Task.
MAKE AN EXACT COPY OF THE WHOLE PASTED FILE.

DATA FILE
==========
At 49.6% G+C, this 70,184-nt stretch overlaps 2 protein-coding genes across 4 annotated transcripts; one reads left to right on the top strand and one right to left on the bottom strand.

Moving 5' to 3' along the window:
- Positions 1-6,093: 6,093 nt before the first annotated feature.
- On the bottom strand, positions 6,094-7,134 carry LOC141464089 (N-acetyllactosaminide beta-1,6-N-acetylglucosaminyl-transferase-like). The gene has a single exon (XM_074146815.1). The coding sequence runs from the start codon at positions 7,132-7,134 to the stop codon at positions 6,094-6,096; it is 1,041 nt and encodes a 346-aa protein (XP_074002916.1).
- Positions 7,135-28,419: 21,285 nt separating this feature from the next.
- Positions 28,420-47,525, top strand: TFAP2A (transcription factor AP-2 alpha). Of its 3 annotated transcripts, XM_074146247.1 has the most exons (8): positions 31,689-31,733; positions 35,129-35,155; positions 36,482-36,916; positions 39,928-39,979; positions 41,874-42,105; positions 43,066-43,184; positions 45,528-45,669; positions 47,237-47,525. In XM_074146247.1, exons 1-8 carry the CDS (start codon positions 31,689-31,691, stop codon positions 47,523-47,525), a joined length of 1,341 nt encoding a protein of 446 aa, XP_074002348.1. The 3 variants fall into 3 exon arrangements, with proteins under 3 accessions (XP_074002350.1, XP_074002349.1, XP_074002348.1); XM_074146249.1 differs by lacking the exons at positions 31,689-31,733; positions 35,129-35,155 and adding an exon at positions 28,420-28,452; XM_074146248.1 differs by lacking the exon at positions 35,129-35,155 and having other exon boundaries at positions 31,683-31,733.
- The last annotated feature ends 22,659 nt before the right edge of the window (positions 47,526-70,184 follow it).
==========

At 49.6% G+C, this 70,184-nt stretch overlaps 2 protein-coding genes across 4 annotated transcripts; one reads left to right on the top strand and one right to left on the bottom strand.

Moving 5' to 3' along the window:
- Positions 1-6,093: 6,093 nt before the first annotated feature.
- On the bottom strand, positions 6,094-7,134 carry LOC141464089 (N-acetyllactosaminide beta-1,6-N-acetylglucosaminyl-transferase-like). The gene has a single exon (XM_074146815.1). The coding sequence runs from the start codon at positions 7,132-7,134 to the stop codon at positions 6,094-6,096; it is 1,041 nt and encodes a 346-aa protein (XP_074002916.1).
- Positions 7,135-28,419: 21,285 nt separating this feature from the next.
- Positions 28,420-47,525, top strand: TFAP2A (transcription factor AP-2 alpha). Of its 3 annotated transcripts, XM_074146247.1 has the most exons (8): positions 31,689-31,733; positions 35,129-35,155; positions 36,482-36,916; positions 39,928-39,979; positions 41,874-42,105; positions 43,066-43,184; positions 45,528-45,669; positions 47,237-47,525. In XM_074146247.1, exons 1-8 carry the CDS (start codon positions 31,689-31,691, stop codon positions 47,523-47,525), a joined length of 1,341 nt encoding a protein of 446 aa, XP_074002348.1. The 3 variants fall into 3 exon arrangements, with proteins under 3 accessions (XP_074002350.1, XP_074002349.1, XP_074002348.1); XM_074146249.1 differs by lacking the exons at positions 31,689-31,733; positions 35,129-35,155 and adding an exon at positions 28,420-28,452; XM_074146248.1 differs by lacking the exon at positions 35,129-35,155 and having other exon boundaries at positions 31,683-31,733.
- The last annotated feature ends 22,659 nt before the right edge of the window (positions 47,526-70,184 follow it).